ATO outlines strategies for avoiding non-compliance
Refusing to work with the ATO to resolve compliance matters is the “fastest way to have a non-compliance notice issued” says ATO director of SMSF risks and products Nathan Burgess.
Speaking at the SMSF Association conference last week, Mr Burgess said that while some compliance matters are too serious to avoid a non-compliance notice – such as those subject to wilful intent or extensive issues over an extended period of time – the ATO is trying to avoid handing down penalties through its new approach.
Mr Burgess said the phone calls from the ATO to SMSF trustees are not meant to be “We’ve got you calls”.
“We’re not looking to do it that way, we’re actually trying to avoid a formal audit of review, but in about one in ten funds it just has to be escalated – what I mean by that is during the phone call the person will absolutely refuse to deal with us and that gives us no choice,” he said.
Trustees who refuse to help the ATO resolve the issue or are simply too difficult, he said, are therefore more likely to have their fund made non-complying.
“We know there’s an issue and we’re trying to avoid [it] but we need the [trustee] to say 'Yes, I’m aware of it and we’re working on it',” he said.
Super Sphere director Belinda Aisbett said SMSF accountants and advisers need to ensure the client is fully across what they’ve done wrong and how it has been resolved.
Ms Aisbett said SMSF practitioners need to have a conversation with their client about the issue so that when they receive the call from the tax office they’re actually know what they’re talking about.
“You’ve got to do the right thing by your client and manage their risks – the last thing you want is your client to get all defensive on the line with the tax office and then have [the ATO] escalate it to an audit,” she said.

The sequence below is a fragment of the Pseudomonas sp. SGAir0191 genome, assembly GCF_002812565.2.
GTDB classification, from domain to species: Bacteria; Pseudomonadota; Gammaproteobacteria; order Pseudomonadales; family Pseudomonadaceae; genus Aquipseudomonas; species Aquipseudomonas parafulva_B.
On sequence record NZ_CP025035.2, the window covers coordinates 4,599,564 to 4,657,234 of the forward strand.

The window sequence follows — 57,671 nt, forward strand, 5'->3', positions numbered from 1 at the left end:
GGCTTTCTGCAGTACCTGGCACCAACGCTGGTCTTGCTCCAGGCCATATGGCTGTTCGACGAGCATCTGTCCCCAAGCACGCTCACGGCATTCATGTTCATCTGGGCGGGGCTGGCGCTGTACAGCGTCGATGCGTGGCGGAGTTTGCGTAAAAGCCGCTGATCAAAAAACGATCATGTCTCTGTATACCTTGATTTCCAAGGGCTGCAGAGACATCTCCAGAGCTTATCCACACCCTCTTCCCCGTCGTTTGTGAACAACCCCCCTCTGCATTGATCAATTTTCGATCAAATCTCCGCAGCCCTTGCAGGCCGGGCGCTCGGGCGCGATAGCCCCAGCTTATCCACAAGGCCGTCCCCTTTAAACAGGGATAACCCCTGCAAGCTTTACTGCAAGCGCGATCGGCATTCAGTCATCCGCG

“If they escalate it to an audit and they confirm a contravention, then they have to issue fines, all because of one phone call, that could have gone a different way.”
Ms Aisbett said while one unit penalty doesn’t seem like a large amount of money, the number of units attached to a contravention can make it very costly for clients.
Miranda Brownlee is the deputy editor of SMSF Adviser, which is the leading source of news, strategy and educational content for professionals working in the SMSF sector.
Since joining the team in 2014, Miranda has been responsible for breaking some of the biggest superannuation stories in Australia, and has reported extensively on technical strategy and legislative updates. Miranda has also directed SMSF Adviser's print publication for several years.
Miranda also has broad business and financial services reporting experience, having written for titles including Investor Daily, ifa and Accountants Daily.